Juvenile Justice Committee Needs Your Help


Let’s begin with a short quiz.

  1. Who advises the president and Congress about matters of juvenile justice policy? My guess is that “lobbyists” is the first answer that comes to mind and, of course, that answer is correct but incomplete. There is a legislatively created committee of citizens to render such advice; it is the Federal Advisory Committee on Juvenile Justice —usually called FACJJ.
  2. Where does this committee reside? Most readers of JJIE will guess the Office of Juvenile Justice and Delinquency Prevention (OJJDP) and that is the right response.
  3. Why am I asking these questions? Because new members are being selected now and we need your help — by Aug. 12 — THIS FRIDAY!

Timberlake-headshot-2015-bLast October, I was elected chair of the FACJJ. I can tell you from personal experience that the members’ energy, wisdom and genuine concern mean that the group recommendations are supported by research, best practice and a breadth of experience in the juvenile justice field. OJJDP is the host agency for the FACJJ and is directly affected by the recommendations, but the reach is far greater than that.

The current list of pending juvenile justice-related bills in Congress has been influenced by the work of you, dear reader, because FACJJ members are selected from State Advisory Group — SAG — members.

I suggest that you go to the FACJJ website to examine past recommendations or to the OJJDP website under About OJJDP, then Councils and Committees.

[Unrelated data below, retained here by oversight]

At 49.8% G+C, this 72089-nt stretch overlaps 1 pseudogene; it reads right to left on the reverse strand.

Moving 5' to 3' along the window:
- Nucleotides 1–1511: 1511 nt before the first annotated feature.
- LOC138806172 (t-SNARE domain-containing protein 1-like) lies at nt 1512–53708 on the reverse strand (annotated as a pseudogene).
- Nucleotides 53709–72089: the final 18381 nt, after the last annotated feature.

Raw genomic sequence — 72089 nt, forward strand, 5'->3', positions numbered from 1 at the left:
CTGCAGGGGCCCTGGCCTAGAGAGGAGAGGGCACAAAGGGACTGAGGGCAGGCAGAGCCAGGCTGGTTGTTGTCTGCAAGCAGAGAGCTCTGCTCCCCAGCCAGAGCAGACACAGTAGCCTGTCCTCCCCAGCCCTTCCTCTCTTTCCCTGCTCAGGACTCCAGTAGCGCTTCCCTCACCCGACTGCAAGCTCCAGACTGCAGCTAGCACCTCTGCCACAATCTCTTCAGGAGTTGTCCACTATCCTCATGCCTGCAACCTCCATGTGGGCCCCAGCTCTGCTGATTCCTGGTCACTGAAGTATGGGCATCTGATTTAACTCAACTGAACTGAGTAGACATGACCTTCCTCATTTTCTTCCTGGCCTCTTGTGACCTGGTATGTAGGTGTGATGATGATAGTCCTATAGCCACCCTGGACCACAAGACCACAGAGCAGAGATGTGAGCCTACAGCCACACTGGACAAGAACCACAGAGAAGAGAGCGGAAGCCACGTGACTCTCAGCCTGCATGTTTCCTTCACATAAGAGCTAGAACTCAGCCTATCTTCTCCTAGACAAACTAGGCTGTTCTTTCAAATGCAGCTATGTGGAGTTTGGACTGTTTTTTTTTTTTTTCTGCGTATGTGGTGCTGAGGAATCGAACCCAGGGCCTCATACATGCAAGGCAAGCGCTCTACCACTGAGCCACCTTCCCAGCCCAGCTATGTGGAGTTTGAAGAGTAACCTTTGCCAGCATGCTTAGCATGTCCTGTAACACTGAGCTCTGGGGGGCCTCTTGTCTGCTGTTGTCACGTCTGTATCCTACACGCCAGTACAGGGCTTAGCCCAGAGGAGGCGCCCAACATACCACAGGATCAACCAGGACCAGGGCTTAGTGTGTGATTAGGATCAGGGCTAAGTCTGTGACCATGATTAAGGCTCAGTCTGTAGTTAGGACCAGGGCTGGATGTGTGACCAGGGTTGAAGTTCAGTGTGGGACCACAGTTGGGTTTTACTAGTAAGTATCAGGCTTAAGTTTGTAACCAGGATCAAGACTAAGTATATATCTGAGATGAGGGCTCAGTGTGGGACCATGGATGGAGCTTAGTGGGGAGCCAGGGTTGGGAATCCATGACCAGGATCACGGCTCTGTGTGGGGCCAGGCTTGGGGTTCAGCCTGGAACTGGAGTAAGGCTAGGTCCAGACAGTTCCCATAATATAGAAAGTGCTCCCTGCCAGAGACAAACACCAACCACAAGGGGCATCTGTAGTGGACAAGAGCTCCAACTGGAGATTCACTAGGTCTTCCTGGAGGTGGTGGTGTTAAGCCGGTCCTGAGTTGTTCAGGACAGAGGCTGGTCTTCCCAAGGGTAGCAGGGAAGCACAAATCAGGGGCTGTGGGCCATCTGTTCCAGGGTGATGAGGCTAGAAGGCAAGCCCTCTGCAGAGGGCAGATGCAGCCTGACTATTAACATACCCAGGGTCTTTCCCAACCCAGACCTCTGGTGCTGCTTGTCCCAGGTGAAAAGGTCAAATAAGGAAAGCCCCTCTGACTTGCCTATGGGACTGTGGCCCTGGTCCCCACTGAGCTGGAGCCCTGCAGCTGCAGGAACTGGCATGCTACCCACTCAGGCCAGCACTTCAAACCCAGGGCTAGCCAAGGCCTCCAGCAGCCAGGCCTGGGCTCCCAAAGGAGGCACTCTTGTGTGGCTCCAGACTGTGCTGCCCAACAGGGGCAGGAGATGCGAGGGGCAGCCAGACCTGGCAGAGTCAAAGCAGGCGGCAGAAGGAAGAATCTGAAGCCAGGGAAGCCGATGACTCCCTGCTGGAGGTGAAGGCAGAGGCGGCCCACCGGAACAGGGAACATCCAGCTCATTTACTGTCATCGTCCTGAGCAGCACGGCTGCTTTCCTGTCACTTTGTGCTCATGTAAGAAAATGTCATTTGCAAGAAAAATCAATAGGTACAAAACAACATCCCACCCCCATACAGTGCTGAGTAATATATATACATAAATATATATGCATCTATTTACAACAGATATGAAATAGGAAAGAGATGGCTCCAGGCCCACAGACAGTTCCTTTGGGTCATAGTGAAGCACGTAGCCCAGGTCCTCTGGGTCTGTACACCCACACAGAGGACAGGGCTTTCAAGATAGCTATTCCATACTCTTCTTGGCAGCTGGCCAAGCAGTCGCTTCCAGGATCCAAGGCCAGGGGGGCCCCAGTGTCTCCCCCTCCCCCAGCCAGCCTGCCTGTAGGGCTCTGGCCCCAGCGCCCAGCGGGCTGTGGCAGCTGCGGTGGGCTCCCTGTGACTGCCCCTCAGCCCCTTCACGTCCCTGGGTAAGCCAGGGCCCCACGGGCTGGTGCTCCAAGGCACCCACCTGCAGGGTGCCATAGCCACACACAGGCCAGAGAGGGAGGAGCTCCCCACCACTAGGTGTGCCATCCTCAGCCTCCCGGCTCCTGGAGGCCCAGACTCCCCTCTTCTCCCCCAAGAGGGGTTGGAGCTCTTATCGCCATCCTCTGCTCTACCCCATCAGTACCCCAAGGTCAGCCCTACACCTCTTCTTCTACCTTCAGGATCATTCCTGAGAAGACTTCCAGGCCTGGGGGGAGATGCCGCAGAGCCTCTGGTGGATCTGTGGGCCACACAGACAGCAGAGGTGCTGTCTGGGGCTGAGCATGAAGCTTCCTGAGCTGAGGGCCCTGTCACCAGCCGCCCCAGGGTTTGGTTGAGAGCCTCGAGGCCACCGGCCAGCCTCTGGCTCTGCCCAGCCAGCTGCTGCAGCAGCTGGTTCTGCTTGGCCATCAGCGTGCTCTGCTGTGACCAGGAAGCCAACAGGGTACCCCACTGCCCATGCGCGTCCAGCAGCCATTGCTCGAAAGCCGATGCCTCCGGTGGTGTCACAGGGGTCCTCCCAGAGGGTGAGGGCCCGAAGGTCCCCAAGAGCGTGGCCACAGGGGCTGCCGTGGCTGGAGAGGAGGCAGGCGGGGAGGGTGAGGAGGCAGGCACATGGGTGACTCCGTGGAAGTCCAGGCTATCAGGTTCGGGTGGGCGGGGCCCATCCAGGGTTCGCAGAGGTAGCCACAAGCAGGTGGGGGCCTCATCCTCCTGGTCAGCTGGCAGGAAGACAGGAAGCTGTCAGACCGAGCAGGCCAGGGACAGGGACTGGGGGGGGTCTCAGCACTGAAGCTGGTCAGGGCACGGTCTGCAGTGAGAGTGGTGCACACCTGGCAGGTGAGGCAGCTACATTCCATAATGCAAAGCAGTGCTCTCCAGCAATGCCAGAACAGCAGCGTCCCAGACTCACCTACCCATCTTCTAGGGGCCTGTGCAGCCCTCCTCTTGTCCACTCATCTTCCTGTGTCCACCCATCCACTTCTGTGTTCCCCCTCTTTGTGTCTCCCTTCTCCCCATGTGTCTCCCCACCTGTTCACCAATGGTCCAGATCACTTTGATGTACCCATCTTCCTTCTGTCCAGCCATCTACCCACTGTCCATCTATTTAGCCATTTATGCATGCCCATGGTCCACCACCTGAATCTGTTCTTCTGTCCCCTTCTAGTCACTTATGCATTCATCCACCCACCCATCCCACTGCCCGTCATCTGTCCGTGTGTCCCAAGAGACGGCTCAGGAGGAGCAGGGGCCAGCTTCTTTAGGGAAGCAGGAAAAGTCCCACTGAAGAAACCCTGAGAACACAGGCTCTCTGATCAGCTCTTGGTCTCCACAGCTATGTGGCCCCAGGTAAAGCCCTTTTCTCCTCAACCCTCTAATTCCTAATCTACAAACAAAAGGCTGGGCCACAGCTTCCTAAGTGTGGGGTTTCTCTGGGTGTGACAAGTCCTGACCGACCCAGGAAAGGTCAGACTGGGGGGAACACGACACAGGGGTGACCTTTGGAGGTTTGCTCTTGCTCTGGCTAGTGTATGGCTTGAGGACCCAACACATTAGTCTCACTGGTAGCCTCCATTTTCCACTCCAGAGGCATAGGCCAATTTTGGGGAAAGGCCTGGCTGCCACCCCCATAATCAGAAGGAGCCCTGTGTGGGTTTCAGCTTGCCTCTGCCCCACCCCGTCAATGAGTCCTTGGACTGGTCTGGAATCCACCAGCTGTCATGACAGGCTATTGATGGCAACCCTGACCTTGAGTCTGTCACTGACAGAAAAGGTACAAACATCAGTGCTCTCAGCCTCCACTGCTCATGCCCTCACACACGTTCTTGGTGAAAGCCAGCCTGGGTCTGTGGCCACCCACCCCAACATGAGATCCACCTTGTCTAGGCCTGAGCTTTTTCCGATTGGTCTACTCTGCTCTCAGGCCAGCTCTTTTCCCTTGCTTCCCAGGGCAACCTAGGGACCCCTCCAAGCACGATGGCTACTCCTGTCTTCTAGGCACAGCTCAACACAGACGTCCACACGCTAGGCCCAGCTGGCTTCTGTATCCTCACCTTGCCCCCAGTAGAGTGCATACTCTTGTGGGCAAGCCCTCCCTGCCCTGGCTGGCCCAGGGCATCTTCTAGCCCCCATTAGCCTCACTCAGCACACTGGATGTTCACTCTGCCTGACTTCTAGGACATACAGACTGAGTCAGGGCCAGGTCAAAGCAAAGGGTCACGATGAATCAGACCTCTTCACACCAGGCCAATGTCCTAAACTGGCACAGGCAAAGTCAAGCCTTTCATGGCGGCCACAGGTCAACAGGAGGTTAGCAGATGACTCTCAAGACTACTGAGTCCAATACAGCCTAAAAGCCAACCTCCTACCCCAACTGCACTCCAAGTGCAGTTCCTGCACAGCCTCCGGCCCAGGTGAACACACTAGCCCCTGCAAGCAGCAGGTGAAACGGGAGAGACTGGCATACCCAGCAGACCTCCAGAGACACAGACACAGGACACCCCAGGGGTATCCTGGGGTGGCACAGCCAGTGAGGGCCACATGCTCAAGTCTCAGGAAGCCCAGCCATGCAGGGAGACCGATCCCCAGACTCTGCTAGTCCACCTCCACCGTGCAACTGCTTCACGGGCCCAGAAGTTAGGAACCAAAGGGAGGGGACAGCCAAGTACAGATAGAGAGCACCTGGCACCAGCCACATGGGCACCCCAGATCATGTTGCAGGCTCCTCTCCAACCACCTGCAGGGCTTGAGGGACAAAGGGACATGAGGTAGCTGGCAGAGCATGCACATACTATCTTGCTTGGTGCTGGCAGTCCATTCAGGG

Currently, our subcommittees are considering several topics. The Legislation group continues to monitor and support the re-authorization of the Juvenile Justice and Delinquency Prevention Act. Members have been a source of information for sponsors in both the Senate and House. They also keep tabs on all juvenile justice-related federal bills and are now surveying state reform statutes to develop an understanding of where good work is being done as a future guide for their federal advice.

The Expungement and Confidentiality subcommittee has completed a recommendation supporting good expungement practices and is now studying the methods of disclosure of confidential juvenile information in the search for how to make confidentiality real.

Our Research and Publication group has recommended the end of juvenile sex offender registries and is now working on recommendations for effective treatments for this population as well as effective prevention approaches. The newest workgroup has just formed around LGBTQ issues and is deeply involved in considerations of policy, training and technical assistance, research and data with concentration on transgender issues.

Finally, a bylaws group will have recommendations for the September in-person meeting of the FACJJ to expand the membership and to streamline process in the operation of the committee. The entire committee will consider implementation issues for the recommendations.

There are a limited number of positions available and they are attached to a specific group of states, territories and tribal groups. If you are a State Advisory Group member, please consider applying. If you are not a member, please look at the names on your SAG’s website and talk to any member whom you consider to be a useful FACJJ member.

Please go to the OJJDP or FACJJ website and learn more about the scope of work and then DO IT NOW. Please.

Published by

Judge George Timberlake, Ret.

Judge George W. Timberlake, Ret., is chair of the Federal Advisory Committee on Juvenile Justice and national vice chair of the Coalition for Juvenile Justice. He is also chair of the Illinois Juvenile Justice Commission. He was a trial court judge for 23 years before retiring as chief judge of Illinois' 2nd Circuit.